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[ Note: This item is more than five years old. Please take the publication date into consideration for any date references. ]
[ Media Contact: Steve Lightfoot, 512-389-4701, steve.lightfoot@tpwd.texas.gov ] [SL]
Aug. 6, 2009
Dry Conditions Could Boost Dove Hunting Prospects
AUSTIN, Texas -- Despite extended drought conditions across much of Texas, wildlife biologists with the Texas Parks and Wildlife Department suggest there has been enough moisture to set the stage for good hunting this dove season.
"Dry conditions don't necessarily equate to bad dove hunting," said Corey Mason, TPWD dove program leader. "I've been around the state the last month and have seen good production of native sunflower and numbers of doves along high lines and around water. I'm expecting a good dove season."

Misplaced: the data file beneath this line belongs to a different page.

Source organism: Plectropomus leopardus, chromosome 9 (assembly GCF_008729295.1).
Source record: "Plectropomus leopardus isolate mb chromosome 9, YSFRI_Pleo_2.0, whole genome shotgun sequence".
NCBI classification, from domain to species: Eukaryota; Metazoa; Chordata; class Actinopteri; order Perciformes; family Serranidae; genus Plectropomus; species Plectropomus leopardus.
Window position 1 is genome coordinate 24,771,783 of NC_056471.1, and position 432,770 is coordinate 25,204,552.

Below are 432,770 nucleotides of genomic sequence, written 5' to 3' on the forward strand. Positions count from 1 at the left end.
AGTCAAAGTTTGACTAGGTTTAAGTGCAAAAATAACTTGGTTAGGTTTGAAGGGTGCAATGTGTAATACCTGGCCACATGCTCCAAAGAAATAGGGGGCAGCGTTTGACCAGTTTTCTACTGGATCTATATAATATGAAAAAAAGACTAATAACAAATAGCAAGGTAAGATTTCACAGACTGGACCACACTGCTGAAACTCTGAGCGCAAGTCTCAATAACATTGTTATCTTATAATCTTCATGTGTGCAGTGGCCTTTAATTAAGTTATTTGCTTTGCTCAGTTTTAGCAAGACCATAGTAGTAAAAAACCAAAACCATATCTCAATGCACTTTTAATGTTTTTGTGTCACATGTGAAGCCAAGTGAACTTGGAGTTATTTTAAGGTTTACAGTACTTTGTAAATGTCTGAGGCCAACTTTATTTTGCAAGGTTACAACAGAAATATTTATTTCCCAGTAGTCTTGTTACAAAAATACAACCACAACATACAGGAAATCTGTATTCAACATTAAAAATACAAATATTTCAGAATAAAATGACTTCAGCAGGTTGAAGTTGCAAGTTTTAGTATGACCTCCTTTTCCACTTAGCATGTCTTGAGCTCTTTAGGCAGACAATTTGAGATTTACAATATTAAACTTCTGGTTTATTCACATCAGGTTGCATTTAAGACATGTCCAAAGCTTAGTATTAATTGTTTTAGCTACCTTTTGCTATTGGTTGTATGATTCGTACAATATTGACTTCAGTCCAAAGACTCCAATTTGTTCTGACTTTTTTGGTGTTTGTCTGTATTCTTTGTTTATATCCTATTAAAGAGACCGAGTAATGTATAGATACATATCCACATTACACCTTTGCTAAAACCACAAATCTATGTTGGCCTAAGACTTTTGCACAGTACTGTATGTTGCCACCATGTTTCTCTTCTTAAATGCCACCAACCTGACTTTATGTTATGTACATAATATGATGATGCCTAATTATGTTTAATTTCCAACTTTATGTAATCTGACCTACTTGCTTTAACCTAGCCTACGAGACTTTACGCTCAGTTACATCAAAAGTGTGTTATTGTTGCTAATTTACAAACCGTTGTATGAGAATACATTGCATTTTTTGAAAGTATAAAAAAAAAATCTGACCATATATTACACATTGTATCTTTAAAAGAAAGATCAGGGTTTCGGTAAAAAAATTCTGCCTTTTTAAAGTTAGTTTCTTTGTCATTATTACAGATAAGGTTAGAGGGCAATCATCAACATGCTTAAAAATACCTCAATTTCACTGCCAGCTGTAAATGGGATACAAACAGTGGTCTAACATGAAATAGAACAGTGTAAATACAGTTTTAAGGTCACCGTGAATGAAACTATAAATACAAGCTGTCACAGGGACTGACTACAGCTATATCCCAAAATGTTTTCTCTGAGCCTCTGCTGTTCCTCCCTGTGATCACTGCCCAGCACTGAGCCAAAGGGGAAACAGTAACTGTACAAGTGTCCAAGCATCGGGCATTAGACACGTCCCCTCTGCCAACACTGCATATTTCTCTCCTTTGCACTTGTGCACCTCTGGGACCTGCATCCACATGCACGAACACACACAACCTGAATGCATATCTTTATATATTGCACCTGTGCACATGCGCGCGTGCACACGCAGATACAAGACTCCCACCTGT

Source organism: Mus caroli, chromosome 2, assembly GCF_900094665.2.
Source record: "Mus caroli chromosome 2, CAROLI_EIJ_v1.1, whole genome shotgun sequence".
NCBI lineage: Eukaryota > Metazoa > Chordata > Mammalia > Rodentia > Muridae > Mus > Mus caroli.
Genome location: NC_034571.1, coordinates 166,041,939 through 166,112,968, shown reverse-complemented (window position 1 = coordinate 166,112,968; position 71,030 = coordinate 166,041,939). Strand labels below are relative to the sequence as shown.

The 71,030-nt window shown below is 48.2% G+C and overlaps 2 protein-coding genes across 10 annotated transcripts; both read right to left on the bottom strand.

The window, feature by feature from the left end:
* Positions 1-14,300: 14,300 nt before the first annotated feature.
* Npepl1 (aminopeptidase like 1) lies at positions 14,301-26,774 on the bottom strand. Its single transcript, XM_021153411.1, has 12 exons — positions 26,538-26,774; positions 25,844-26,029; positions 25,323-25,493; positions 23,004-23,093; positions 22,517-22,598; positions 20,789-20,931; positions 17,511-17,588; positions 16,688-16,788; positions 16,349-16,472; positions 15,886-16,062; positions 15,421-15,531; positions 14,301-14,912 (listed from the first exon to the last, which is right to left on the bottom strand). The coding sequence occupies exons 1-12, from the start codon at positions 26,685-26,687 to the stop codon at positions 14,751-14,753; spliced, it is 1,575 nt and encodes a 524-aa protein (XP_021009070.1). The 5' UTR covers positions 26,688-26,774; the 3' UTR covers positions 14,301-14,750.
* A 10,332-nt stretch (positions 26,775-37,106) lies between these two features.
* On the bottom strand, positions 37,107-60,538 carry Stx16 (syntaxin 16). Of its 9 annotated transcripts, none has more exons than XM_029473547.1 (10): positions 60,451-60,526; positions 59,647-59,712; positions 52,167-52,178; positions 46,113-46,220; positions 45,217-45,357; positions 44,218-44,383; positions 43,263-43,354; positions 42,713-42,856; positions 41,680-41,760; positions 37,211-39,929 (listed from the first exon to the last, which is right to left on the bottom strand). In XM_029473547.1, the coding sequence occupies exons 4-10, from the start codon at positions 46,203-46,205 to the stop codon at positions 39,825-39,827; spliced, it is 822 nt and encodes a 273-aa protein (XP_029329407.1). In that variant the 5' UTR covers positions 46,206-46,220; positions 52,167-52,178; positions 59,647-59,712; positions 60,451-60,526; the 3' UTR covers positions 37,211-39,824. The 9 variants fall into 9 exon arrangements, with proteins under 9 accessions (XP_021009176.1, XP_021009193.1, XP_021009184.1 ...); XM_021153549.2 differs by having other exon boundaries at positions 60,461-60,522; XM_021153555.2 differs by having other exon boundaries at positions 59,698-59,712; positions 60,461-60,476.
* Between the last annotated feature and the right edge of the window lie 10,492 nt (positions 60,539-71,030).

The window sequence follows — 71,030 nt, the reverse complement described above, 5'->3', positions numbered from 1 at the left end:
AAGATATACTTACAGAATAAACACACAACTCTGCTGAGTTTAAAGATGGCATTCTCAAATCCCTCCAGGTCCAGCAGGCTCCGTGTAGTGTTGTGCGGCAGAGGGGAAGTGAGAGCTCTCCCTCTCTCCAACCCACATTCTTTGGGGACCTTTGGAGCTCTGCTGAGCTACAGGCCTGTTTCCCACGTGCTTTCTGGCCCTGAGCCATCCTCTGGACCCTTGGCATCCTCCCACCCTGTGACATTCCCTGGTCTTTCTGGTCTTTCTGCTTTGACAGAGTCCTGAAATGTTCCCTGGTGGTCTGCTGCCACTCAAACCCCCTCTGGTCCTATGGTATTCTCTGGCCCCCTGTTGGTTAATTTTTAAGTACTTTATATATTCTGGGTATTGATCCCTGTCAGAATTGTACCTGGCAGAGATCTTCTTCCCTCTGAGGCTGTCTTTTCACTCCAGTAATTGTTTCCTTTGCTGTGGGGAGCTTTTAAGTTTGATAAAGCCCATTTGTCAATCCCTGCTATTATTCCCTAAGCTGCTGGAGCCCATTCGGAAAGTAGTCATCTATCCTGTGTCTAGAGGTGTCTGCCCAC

Reports from field biologists echo Mason's outlook. "Dove hunting should be awesome; especially if hunting over a water source," said LaGrange-based district biologist David Forrester. "Normally water is overabundant in my district, but this year it will be at a premium. Additionally, if you can find a stand of sunflower, goat weed, etc., hunting should be good. Food sources and particularly native food sources are going to be an attractant because the agricultural crops and harvest just aren't going to be as good."
In regions where rainfall has been plentiful, such as the Panhandle, dove hunting prospects are favorable but could bring unwanted additions as Amarillo district biologist Calvin Richardson warned. "Probably, the only downside that I could imagine is that we probably are going to have a heck of a mosquito crop during dove season."